You don’t want to know what I pay in various taxes in Illinois… :-(

Fallon on August 27, 2013 at 7:04 PM

Hat Trick on August 27, 2013 at 4:32 PM

NOMOBO on August 27, 2013 at 5:38 PM

I’ve always heard how great it is for the states with no income tax, but I would like to see the total numbers. There’s a trade-off on sales and property taxes.

In Colorado, I pay about $2200 / year in property taxes on a 4500 sf house on a standard suburban lot (less than 1/4 acre), about a 4.3% state income tax, and in my area total sales tax burden is about 7.3%.
Compared to what you guys say about the property taxes in Texas, and other states, I think Colorado looks pretty good in a straight up total dollar value comparison.

dentarthurdent on August 27, 2013 at 7:52 PM

A lot of individuals consider themselves quite “progressive” and “forward-thinking” until it comes to the part where they have to accept government confiscation and redistribution. It all depends on whose oxen are being gored.

gryphon202 on August 27, 2013 at 9:25 PM

I’ve always heard how great it is for the states with no income tax, but I would like to see the total numbers. There’s a trade-off on sales and property taxes.

dentarthurdent on August 27, 2013 at 7:52 PM

Not necessarily. Most of the states that have property taxes also have income tax. And in my home state of South Dakota (no income tax, modest property tax compared to, say, California), the counties now have to opt out individually to raise property taxes more than a certain percentage set by the state, usually indexed to inflation.

gryphon202 on August 27, 2013 at 9:36 PM

When these athletes travel to other municipalities to play a game(work), they must pay local tax for moneys earned there correct?

Murphy9 on August 27, 2013 at 9:47 PM

gryphon202 on August 27, 2013 at 9:36 PM

That’s kind of where I was going with my comments. It depends on your particular income level and how each state/county/city puts it all together.
If you’re in a very high income bracket, no income tax is a good deal, as long as you don’t go crazy on a house/property and end up getting socked that way.
For those of us in lesser income brackets, like under $100K, there’s a trade-off. A few years ago, a company I worked for talked about moving me to Omaha, and insisted I didn’t need a pay raise / cost of living adjustment because housign was cheaper. However, when I looked into it, I found I could get a comparable house a little cheaper, but the property taxes would be 4 times what I pay here, and state income tax is double what I pay in Colorado. I told the company to forget about moving me.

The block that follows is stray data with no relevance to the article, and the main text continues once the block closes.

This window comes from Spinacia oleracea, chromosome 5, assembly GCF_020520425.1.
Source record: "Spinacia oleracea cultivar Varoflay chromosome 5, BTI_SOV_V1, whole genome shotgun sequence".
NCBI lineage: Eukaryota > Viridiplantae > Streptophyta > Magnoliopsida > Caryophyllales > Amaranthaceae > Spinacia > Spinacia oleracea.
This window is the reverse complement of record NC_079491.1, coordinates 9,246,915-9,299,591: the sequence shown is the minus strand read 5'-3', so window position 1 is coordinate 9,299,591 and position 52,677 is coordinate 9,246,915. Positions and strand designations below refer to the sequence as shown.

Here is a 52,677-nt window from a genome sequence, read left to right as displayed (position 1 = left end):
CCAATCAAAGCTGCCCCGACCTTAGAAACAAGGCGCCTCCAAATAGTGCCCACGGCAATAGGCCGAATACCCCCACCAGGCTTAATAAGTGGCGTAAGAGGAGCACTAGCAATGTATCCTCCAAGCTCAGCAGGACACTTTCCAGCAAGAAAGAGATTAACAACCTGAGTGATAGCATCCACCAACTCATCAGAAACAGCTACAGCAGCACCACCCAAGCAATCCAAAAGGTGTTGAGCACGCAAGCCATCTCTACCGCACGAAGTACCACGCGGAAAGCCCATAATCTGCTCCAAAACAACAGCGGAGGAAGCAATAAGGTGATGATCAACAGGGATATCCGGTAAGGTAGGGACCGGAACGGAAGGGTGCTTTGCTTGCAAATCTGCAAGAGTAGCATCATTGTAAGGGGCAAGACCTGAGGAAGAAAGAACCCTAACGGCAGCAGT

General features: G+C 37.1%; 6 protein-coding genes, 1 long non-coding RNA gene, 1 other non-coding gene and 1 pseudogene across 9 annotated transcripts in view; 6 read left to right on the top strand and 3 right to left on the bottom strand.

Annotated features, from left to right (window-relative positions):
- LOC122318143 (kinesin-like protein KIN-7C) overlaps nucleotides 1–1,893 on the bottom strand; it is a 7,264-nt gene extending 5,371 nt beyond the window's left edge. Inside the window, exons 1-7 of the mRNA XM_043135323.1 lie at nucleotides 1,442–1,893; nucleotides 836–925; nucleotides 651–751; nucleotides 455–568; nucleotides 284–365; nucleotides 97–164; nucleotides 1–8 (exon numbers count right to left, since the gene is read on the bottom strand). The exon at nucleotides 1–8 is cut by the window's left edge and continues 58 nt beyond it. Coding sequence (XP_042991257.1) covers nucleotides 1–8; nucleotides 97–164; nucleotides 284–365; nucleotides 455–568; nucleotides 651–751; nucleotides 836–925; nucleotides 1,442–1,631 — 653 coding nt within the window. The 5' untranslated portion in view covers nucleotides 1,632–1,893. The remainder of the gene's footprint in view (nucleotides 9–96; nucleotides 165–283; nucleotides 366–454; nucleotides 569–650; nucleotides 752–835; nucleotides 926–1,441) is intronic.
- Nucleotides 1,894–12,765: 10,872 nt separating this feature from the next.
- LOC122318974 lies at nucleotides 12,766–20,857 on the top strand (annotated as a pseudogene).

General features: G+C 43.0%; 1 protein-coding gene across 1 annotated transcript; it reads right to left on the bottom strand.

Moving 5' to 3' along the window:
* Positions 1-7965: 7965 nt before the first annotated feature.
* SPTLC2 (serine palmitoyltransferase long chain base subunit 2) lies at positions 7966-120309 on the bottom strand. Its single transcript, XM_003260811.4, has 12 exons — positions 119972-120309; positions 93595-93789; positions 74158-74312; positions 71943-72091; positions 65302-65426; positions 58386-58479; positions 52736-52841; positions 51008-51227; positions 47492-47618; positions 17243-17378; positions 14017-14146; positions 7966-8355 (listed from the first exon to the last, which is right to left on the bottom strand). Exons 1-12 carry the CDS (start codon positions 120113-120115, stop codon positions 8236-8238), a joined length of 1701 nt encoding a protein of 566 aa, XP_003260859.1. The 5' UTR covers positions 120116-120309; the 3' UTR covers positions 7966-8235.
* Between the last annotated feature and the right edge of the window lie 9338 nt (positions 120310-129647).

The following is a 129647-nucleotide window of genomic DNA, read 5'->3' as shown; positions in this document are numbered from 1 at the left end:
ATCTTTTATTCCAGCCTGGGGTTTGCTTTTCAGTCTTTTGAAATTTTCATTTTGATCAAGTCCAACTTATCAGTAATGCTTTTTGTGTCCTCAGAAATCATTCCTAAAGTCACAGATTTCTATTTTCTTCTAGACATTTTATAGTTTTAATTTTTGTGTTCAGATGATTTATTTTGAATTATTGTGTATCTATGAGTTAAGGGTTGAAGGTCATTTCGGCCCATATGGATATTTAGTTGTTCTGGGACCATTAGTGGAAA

dentarthurdent on August 27, 2013 at 9:54 PM

People are only socialists with other people’s money.

Ronnie on August 28, 2013 at 12:52 AM

They’re really bad out here in Katy, but at least the public schools are good.

Doughboy on August 27, 2013 at 4:41 PM

I had family there for awhile. Katy is amazing for raising a family. The schools are a full year ahead of the ones in Colorado.

John the Libertarian on August 28, 2013 at 1:00 AM

Its a shame the only conservatism they can muster is when of hits their pocketbook. I’m remembering Will Smiths shock in France when he found out on a talk show what they pay. He’s certainly not conservative or even libertarian. He just likes to keep his money.

smoothsailing on August 28, 2013 at 8:33 AM

Hat Trick on August 27, 2013 at 4:32 PM
NOMOBO on August 27, 2013 at 5:38 PM

My prior place in Chicago’s suburbs was 2750 sq ft – $12,000/year property tax. And 8.75% sales tax. And 5% income tax.

Yay for Illinois.

krome on August 28, 2013 at 11:00 AM

Arian Foster has always liked Ron Paul, which would explain his answer.

Pitchforker on August 28, 2013 at 3:02 PM

http://www.youtube.com/watch?v=zAmfsVkjfLU

Pitchforker on August 28, 2013 at 3:04 PM